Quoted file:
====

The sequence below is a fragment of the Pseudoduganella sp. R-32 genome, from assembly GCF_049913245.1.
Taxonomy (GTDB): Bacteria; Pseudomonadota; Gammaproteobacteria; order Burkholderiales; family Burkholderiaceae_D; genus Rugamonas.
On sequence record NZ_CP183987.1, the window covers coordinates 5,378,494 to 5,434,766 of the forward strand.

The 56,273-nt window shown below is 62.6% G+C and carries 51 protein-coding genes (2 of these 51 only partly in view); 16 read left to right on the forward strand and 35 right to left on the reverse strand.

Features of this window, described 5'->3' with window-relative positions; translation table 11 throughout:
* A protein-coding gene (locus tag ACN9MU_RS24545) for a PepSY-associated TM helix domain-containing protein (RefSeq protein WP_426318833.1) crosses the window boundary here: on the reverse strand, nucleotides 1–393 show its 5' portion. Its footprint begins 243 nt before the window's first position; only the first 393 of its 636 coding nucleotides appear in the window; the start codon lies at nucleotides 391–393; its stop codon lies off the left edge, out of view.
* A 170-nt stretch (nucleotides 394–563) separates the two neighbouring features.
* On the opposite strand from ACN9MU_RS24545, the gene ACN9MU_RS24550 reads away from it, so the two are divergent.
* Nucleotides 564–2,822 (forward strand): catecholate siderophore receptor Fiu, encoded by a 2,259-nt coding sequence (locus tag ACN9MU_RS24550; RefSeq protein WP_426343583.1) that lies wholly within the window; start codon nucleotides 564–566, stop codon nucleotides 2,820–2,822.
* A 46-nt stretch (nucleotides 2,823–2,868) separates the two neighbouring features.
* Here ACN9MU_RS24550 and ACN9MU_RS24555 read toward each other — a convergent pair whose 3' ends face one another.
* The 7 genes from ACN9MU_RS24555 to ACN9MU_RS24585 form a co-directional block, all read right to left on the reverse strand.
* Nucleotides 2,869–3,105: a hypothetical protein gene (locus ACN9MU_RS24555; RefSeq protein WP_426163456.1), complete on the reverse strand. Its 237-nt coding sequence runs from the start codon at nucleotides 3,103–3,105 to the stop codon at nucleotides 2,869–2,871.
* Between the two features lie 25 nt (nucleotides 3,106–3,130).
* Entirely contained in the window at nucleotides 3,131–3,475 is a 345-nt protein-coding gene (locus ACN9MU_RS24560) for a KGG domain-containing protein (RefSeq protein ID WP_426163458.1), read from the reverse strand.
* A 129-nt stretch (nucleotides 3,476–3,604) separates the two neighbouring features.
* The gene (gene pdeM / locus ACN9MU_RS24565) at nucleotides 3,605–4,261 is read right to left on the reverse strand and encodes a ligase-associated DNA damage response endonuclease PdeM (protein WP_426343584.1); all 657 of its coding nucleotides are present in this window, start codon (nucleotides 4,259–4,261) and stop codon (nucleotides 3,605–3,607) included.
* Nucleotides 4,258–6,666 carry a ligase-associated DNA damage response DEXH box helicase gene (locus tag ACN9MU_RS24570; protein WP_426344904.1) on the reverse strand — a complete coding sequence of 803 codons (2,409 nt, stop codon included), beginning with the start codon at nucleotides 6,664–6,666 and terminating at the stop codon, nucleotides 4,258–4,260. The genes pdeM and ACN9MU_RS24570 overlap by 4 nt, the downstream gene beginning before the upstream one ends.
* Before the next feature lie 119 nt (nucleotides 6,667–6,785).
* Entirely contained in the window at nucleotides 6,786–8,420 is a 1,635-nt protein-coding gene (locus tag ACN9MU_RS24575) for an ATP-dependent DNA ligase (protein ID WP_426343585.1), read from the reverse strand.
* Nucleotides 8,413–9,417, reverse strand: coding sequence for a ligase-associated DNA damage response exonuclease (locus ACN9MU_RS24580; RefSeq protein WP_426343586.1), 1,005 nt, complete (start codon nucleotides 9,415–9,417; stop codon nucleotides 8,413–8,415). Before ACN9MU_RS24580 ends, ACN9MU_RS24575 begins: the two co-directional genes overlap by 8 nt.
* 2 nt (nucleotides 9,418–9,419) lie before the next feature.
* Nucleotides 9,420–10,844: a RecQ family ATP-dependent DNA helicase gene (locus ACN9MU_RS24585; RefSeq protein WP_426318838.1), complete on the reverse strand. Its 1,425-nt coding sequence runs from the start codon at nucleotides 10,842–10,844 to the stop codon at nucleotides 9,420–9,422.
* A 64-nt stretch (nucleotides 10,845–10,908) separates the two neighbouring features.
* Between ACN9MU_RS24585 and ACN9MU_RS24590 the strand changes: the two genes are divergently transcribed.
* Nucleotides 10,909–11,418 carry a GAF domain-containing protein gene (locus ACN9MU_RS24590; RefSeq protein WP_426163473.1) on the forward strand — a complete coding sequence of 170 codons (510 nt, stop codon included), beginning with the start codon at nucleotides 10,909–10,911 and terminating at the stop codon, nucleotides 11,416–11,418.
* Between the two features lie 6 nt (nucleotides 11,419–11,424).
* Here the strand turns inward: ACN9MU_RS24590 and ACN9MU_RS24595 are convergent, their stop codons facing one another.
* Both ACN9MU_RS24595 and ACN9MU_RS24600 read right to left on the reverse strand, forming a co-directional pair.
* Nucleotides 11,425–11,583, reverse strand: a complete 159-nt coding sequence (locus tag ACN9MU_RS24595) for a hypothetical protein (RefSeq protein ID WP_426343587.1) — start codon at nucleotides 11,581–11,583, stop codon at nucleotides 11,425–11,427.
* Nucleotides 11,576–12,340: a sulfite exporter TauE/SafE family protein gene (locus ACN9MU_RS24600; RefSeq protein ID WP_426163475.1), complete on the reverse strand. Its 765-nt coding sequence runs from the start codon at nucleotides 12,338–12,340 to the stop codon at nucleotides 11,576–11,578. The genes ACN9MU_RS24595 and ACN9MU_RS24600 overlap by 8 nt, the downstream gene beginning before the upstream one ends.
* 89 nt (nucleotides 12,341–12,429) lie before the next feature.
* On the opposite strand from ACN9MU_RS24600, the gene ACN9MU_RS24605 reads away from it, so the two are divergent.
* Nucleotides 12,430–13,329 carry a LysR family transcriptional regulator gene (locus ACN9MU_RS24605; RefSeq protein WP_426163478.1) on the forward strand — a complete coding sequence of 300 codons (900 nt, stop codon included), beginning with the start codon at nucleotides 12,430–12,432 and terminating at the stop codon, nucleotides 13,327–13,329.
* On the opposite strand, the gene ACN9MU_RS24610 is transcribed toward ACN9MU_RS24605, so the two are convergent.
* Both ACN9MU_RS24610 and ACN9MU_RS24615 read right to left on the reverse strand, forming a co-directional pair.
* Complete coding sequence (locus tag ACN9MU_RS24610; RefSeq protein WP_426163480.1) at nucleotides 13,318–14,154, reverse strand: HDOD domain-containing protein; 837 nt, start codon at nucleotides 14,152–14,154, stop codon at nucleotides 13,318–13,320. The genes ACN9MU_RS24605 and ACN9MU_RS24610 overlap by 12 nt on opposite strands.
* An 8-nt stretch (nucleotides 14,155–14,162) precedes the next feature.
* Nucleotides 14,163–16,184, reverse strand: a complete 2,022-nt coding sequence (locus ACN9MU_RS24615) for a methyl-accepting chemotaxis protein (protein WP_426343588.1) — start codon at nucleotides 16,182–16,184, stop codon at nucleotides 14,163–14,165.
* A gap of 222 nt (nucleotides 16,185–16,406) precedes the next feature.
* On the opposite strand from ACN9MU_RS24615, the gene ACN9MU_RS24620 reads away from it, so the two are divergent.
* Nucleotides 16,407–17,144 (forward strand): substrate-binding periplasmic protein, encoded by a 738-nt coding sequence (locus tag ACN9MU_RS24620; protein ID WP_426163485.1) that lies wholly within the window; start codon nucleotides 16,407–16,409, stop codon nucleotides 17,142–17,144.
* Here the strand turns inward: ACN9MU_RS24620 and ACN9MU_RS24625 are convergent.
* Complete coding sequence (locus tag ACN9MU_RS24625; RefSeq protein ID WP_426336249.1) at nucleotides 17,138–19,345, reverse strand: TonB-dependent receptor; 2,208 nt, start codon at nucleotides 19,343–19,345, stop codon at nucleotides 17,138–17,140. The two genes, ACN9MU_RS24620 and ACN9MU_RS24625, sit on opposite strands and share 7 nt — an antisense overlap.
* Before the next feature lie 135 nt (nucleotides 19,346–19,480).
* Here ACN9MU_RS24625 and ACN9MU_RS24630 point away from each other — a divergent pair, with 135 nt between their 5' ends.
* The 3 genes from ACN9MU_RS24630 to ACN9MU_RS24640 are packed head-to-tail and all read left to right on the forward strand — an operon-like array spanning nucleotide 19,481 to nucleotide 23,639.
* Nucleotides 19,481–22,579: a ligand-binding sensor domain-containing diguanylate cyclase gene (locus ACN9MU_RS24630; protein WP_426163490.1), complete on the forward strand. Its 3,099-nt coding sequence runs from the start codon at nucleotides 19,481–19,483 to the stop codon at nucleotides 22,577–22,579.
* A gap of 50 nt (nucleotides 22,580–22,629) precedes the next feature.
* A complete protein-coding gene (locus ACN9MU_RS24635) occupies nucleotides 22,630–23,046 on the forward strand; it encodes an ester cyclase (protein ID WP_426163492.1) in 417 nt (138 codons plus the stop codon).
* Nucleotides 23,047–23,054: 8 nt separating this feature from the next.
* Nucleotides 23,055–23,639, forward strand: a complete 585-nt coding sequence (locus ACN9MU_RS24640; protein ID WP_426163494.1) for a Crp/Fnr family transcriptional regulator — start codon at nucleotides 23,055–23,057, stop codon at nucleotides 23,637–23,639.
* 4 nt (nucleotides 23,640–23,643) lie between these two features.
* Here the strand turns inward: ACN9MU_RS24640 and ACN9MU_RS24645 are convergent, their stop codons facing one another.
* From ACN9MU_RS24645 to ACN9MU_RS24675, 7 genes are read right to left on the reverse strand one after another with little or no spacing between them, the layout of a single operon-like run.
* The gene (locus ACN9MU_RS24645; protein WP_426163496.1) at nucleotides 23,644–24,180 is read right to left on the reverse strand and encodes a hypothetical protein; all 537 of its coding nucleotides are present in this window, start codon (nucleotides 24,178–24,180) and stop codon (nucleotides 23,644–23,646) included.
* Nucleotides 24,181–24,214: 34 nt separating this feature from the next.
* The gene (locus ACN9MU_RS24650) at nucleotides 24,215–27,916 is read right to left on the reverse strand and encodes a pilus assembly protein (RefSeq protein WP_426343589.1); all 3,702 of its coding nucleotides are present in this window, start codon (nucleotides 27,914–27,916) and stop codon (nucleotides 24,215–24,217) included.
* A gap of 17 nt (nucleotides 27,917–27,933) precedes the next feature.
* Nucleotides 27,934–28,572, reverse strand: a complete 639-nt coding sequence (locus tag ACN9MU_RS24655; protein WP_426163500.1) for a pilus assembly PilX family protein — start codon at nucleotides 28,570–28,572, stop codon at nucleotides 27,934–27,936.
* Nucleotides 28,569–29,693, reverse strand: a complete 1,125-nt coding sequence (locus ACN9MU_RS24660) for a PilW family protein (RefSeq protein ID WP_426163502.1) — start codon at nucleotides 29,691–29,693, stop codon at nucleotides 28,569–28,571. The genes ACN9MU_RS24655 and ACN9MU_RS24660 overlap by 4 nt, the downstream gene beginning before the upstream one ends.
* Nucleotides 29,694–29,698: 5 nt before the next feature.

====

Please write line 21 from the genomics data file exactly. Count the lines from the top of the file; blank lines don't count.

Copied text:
* Nucleotides 8,413–9,417, reverse strand: coding sequence for a ligase-associated DNA damage response exonuclease (locus ACN9MU_RS24580; RefSeq protein WP_426343586.1), 1,005 nt, complete (start codon nucleotides 9,415–9,417; stop codon nucleotides 8,413–8,415). Before ACN9MU_RS24580 ends, ACN9MU_RS24575 begins: the two co-directional genes overlap by 8 nt.